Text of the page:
Be prepared! Disaster preparation for pets greatly increases the likelihood of evacuating your pets to safety. Emergency planning is an important part of your household preparations. There are many things pet owners can do to be prepared in the event of emergencies such as floods, cyclones or bushfires.
Late evacuation can be dangerous says the RSPCA. To avoid unnecessary risks to you and your pets, move them to a safe place as soon as possible. If you know an evacuation order could occur in the near future, consider moving your pets into temporary accommodation in a safe area well before there is any need to evacuate. Having your pets spend a short time away is better than taking the risk of not being able to take them if evacuation orders are issued.
Tips for disaster preparation for pets
- Prepare an emergency/evacuation plan for your entire family including your pets
- Leave a key with instructions with your neighbours, friends or family members
Pack a survival kit that is easy to carry and waterproof. Store in a cool, dry area. IFAW has a detailed list of items including:
- Food & water
- Current photos of you and your pets
- Essentials for dogs – bedding, poo bags etc
- Essentials for cats – litter tray, bedding, etc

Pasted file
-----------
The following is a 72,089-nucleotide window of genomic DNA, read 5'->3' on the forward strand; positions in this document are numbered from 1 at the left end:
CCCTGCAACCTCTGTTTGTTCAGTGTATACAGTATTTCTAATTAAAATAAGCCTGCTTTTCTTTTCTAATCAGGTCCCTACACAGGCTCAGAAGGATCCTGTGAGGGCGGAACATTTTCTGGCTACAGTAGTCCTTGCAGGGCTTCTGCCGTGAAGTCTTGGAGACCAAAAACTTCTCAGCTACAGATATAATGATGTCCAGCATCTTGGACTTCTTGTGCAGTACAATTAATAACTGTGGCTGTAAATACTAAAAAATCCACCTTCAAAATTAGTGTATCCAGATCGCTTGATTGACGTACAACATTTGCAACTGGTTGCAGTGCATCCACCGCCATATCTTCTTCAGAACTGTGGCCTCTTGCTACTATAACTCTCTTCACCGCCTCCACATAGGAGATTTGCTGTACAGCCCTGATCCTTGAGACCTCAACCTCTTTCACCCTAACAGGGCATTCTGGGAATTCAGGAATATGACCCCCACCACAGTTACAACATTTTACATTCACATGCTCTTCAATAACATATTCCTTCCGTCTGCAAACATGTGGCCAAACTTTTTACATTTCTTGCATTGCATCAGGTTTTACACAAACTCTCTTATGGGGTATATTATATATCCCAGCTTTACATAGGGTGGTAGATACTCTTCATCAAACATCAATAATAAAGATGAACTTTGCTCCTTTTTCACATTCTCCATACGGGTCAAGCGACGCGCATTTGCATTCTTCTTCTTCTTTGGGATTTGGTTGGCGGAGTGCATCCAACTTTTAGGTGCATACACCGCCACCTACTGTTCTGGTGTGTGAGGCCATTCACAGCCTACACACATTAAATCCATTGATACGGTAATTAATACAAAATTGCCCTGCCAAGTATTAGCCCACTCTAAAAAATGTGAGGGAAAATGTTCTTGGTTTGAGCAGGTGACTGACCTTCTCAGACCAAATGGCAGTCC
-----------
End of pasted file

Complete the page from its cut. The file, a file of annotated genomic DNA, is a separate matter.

- Take your pets with you if you have to evacuate. Pets should not be abandoned unless it is absolutely impossible to evacuate them. To avoid this situation, consider evacuating your pets before the danger arises. If you are forced to leave your pets behind, be sure to follow RSPCA’s advice below:
- Do not tether pets (i.e. do not tie them up) as they will be unable to flee if danger is imminent
- Provide food and water for at least one week located in accessible places and in more than one container that can’t be tipped over
- Ensure pets are properly identified (e.g. a collar with an ID tag and microchip)
- Leave a note on the front door or on your mailbox stating your mobile phone number, how many pets are located on the premises, their species, names and a photo
- In the case of flood, position a heavy chair or crate to allow access to a higher refuge such as a bench, vanity unit or shelf where adequate food and water should be left.
Resources on disaster preparation for pets
Animal Welfare League’s checklist